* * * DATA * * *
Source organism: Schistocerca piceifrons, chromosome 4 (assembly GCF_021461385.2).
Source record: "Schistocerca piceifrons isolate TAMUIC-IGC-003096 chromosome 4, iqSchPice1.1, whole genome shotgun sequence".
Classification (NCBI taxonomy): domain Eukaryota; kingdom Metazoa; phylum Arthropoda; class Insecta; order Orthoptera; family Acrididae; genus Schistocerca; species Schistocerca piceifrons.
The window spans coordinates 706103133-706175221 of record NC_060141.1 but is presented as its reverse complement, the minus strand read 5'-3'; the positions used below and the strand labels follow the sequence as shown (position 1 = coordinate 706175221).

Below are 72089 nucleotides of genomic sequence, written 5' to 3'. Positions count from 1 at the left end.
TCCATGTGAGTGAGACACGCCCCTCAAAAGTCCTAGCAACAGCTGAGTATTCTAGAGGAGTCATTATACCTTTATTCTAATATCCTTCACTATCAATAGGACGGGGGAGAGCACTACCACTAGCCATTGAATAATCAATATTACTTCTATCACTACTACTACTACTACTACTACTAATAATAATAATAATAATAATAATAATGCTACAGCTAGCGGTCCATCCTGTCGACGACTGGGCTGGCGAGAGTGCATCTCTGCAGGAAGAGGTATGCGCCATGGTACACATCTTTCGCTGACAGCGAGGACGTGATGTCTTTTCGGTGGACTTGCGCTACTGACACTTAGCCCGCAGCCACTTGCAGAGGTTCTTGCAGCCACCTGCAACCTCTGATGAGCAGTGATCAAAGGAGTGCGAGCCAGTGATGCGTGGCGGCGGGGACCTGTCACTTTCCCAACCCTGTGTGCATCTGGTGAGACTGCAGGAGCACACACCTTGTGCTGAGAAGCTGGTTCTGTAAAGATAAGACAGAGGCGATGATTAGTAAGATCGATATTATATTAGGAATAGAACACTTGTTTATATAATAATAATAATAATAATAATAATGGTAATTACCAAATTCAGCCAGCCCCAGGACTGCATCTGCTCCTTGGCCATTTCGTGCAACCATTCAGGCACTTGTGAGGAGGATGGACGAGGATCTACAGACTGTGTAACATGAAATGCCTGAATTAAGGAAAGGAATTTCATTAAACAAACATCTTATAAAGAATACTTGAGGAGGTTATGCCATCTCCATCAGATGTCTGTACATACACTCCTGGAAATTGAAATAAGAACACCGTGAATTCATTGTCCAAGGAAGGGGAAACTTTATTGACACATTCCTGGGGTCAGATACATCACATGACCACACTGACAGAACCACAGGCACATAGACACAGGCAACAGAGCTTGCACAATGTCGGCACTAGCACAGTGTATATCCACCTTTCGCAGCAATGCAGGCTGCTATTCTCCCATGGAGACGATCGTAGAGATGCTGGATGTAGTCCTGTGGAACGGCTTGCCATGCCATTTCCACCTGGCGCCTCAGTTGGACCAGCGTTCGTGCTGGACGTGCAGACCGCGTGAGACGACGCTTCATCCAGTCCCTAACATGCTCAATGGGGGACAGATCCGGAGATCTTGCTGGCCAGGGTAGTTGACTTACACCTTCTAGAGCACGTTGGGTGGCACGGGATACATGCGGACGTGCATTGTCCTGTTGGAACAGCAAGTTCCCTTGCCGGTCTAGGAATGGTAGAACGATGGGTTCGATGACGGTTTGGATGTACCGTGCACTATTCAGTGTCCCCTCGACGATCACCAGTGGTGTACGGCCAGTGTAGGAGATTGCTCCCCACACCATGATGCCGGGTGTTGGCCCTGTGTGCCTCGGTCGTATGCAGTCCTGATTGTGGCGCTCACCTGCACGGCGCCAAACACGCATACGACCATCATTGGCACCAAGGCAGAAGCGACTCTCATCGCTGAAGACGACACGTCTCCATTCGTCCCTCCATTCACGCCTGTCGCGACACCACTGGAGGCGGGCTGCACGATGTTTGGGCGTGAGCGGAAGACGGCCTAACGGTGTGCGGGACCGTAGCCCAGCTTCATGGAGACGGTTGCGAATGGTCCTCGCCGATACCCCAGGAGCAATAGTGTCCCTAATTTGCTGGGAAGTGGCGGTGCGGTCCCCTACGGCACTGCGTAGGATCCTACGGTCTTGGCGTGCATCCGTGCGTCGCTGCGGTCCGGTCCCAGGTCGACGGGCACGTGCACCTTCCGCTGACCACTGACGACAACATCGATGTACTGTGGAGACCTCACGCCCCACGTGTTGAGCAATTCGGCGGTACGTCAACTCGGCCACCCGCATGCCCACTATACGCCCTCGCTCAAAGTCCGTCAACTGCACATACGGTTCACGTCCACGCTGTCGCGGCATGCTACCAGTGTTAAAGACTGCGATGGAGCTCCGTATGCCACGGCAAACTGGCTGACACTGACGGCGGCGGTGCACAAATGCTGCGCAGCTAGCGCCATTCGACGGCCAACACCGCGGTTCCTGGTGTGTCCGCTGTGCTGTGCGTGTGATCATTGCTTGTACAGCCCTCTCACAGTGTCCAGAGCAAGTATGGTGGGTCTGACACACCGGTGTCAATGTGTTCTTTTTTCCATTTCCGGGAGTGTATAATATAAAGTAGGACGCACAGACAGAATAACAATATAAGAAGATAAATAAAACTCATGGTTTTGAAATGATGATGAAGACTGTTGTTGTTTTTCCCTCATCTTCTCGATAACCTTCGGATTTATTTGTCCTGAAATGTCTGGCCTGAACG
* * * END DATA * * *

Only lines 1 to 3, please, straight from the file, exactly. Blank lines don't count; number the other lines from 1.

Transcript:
Source organism: Schistocerca piceifrons, chromosome 4 (assembly GCF_021461385.2).
Source record: "Schistocerca piceifrons isolate TAMUIC-IGC-003096 chromosome 4, iqSchPice1.1, whole genome shotgun sequence".
Classification (NCBI taxonomy): domain Eukaryota; kingdom Metazoa; phylum Arthropoda; class Insecta; order Orthoptera; family Acrididae; genus Schistocerca; species Schistocerca piceifrons.